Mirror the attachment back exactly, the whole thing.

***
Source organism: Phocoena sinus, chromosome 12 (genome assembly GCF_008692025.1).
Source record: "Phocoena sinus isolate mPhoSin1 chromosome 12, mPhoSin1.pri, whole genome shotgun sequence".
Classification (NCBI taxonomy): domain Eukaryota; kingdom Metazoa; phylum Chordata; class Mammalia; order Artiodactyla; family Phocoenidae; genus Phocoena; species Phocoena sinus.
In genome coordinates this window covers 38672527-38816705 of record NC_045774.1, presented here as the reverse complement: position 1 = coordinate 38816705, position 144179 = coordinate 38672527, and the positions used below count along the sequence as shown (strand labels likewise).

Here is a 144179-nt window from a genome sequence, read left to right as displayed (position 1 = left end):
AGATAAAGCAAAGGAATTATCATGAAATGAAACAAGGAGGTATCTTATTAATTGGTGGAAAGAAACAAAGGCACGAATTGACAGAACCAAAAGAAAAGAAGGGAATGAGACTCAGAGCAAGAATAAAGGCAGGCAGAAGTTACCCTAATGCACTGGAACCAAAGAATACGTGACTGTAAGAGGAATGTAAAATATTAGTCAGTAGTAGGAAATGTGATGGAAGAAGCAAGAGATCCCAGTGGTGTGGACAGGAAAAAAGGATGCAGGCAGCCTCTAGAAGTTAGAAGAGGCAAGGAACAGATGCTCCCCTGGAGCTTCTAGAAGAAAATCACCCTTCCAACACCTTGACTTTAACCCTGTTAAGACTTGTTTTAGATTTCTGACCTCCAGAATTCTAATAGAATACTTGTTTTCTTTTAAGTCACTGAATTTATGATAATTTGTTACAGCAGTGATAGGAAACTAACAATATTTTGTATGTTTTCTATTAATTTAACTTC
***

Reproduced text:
Source organism: Phocoena sinus, chromosome 12 (genome assembly GCF_008692025.1).
Source record: "Phocoena sinus isolate mPhoSin1 chromosome 12, mPhoSin1.pri, whole genome shotgun sequence".
Classification (NCBI taxonomy): domain Eukaryota; kingdom Metazoa; phylum Chordata; class Mammalia; order Artiodactyla; family Phocoenidae; genus Phocoena; species Phocoena sinus.
In genome coordinates this window covers 38672527-38816705 of record NC_045774.1, presented here as the reverse complement: position 1 = coordinate 38816705, position 144179 = coordinate 38672527, and the positions used below count along the sequence as shown (strand labels likewise).

Here is a 144179-nt window from a genome sequence, read left to right as displayed (position 1 = left end):
AGATAAAGCAAAGGAATTATCATGAAATGAAACAAGGAGGTATCTTATTAATTGGTGGAAAGAAACAAAGGCACGAATTGACAGAACCAAAAGAAAAGAAGGGAATGAGACTCAGAGCAAGAATAAAGGCAGGCAGAAGTTACCCTAATGCACTGGAACCAAAGAATACGTGACTGTAAGAGGAATGTAAAATATTAGTCAGTAGTAGGAAATGTGATGGAAGAAGCAAGAGATCCCAGTGGTGTGGACAGGAAAAAAGGATGCAGGCAGCCTCTAGAAGTTAGAAGAGGCAAGGAACAGATGCTCCCCTGGAGCTTCTAGAAGAAAATCACCCTTCCAACACCTTGACTTTAACCCTGTTAAGACTTGTTTTAGATTTCTGACCTCCAGAATTCTAATAGAATACTTGTTTTCTTTTAAGTCACTGAATTTATGATAATTTGTTACAGCAGTGATAGGAAACTAACAATATTTTGTATGTTTTCTATTAATTTAACTTC